Returning to civil pursuits Mr. Hopper continued to reside in Illinois, until 1871, when he came to York county, Nebraska, and secured a homestead--the northeast quarter of section 12, New York township--being among the first to settle in this section of the state. This wild tract he has transformed into an excellent farm, whose well tilled fields and substantial improvements indicate the supervision of a systematic, industrious and progressive owner.

      Mr. Hopper was married in Illinois, February 18, 1866, the lady of his choice



being Miss Kate Cowgill, a daughter of John and Catherine Cowgill, natives of Delaware and Maryland, respectively, who, in 1854, had emigrated to Illinois. Five children have been born to Mr. and Mrs. Hopper, namely: Pehbe (sic) M., Charles L., Helen, Grace and Maggie. The family are regular in their attendance on church services, some belonging to the Presbyterian and others to the Methodist Episcopal church. Politically Mr. Hopper is identified with the Republican party, but has never sought official preferment, though he takes an active interest in public affairs. He has achieved success by unremitting toil, directed by sound business principles, and has accumulated a comfortable property. 

Letter/label or barHOMAS H. BISHOP, a wealthy and prosperous farmer residing on section 10, precinct P, Seward county, was born in Troy, Rensselaer county, New York, August 23, 1842, but when only two years old was taken to Wisconsin by his parents, Joseph and Emeline (Potter) Bishop. The father was born in England, but the paternal grandfather, Thomas Bishop, was a native of the north of Ireland. The Bishop family emigrated to the United States and located in Rensselaer county, New York, at an early day.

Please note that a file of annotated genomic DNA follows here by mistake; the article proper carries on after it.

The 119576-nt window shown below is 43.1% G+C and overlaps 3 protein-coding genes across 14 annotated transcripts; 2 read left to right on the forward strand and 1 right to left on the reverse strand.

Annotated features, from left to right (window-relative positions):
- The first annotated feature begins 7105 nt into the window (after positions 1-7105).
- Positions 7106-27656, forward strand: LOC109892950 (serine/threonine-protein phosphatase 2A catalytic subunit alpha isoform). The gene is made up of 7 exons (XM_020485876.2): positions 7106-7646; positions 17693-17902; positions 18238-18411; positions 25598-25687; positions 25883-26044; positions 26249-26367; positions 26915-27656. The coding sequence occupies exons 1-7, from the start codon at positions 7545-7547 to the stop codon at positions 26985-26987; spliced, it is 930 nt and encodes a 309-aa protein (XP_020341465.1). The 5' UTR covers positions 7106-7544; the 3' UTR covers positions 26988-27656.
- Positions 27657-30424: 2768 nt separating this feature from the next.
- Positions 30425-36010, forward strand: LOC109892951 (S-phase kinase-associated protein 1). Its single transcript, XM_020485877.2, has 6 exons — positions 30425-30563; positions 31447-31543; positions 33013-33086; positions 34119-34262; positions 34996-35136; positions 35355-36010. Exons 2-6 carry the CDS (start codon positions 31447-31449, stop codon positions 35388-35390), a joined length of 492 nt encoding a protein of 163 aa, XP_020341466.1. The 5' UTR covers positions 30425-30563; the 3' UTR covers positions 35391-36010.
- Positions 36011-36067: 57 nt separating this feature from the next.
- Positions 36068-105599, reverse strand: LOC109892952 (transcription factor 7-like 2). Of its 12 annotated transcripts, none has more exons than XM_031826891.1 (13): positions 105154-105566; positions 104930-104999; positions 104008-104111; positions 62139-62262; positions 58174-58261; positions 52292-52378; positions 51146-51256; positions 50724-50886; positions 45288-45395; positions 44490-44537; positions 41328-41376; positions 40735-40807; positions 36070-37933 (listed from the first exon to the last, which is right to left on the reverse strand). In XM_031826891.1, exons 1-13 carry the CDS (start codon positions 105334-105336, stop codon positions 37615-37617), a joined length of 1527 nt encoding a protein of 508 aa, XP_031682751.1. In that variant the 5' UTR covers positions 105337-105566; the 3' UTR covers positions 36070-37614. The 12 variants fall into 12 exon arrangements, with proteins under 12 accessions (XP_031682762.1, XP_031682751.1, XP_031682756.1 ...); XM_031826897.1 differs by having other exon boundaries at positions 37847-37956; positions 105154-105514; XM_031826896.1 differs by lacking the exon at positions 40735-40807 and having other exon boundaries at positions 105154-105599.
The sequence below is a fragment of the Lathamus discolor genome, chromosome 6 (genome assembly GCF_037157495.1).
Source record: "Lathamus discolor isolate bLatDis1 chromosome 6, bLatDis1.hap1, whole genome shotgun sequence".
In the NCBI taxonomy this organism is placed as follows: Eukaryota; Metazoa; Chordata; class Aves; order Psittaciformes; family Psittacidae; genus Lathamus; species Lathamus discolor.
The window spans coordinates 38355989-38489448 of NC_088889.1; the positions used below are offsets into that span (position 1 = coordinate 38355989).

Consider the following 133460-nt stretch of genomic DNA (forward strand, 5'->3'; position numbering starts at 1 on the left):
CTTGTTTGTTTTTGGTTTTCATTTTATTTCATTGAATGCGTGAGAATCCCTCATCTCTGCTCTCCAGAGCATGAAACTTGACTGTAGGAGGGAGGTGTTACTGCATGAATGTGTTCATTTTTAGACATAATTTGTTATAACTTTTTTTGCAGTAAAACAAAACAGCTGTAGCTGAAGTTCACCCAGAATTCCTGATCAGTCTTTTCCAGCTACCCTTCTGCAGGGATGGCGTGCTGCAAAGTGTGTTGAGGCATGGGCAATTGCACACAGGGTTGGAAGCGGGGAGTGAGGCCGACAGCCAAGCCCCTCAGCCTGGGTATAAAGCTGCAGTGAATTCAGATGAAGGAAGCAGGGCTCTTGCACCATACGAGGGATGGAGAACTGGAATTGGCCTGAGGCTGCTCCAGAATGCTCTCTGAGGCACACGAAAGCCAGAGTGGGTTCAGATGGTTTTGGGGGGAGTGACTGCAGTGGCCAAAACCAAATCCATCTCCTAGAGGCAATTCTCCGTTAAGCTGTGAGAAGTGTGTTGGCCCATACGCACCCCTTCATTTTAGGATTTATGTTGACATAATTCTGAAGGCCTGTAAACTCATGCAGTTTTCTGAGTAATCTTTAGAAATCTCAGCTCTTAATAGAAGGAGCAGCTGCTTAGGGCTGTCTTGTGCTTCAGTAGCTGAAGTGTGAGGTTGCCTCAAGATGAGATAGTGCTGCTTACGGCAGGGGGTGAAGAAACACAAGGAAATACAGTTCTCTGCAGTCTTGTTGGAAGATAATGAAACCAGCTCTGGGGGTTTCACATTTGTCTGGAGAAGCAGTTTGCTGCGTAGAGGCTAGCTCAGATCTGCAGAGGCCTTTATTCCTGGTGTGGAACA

In the public schools of Wisconsin the subject of this sketch acquired his literary education, while his business training was obtained upon the home farm, becoming thoroughly familiar with all the duties which fall to the lot of the agriculturist. His love of country was manifest in August, 1862, when he enlisted in Company H, Thirty-third Wisconsin Volunteer Infantry. He participated in the siege of Vicksburg, under General Sherman, was in the engagements at Jackson and Holly Springs, and under A. J. Smith was in the Red river expedition. When the war ended he was stationed at Mobile, Alabama, and was there mustered out. Returning to his home in Wisconsin, he remained a resident of that state until coming to Seward county, Nebraska, in the fall of 1873, being influenced to locate in this region by his cousins, Thomas and Edward Healey. After securing a homestead he returned to Kenosha county, Wisconsin, where he was married that winter to Miss Annie E. Smith, by whom he has nine children: Carlton O., Clarence P., Nelson E., Julia May, Emery M., Florence, Rufus R., Maud R. and Ralph S., all born in Nebraska.

     After his marriage, Mr. Bishop brought his bride to the home he had secured, and in Seward county has since successfully engaged in general farming and stock raising. He now has one of the most attractive and best cultivated farms in the county, comprising four hundred and forty acres of rich and arable land, improved with excellent buildings, which stand as monuments to his thrift and enterprise. He is widely and favorably known throughout this section of the state, and has the respect and confidence of all with whom he comes in contact either in business or social life. His political support is always given the men and measures of the Republican party, and he has ably served as a member of the county board. Socially he affiliates with the Masonic fraternity, the Modern Woodmen of America and the Grand Army of the Republic. 

Letter/label or barLI L. SHOTWELL, an old settler of Butler county, and a farmer living on section 21, Franklin township, was born in Genesee county, New York, November 29, 1847, a son of Zachariah P. Shotwell, a native of the same county, in New York, and a farmer by occupation. The father was reared and married in his native county, and in 1849 he moved to Canada, and settled on